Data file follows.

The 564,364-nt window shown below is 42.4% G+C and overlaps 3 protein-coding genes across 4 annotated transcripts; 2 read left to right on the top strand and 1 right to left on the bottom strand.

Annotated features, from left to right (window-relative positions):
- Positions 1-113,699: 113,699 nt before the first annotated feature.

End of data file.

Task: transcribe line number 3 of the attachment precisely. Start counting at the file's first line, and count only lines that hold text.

- Positions 1-113,699: 113,699 nt before the first annotated feature.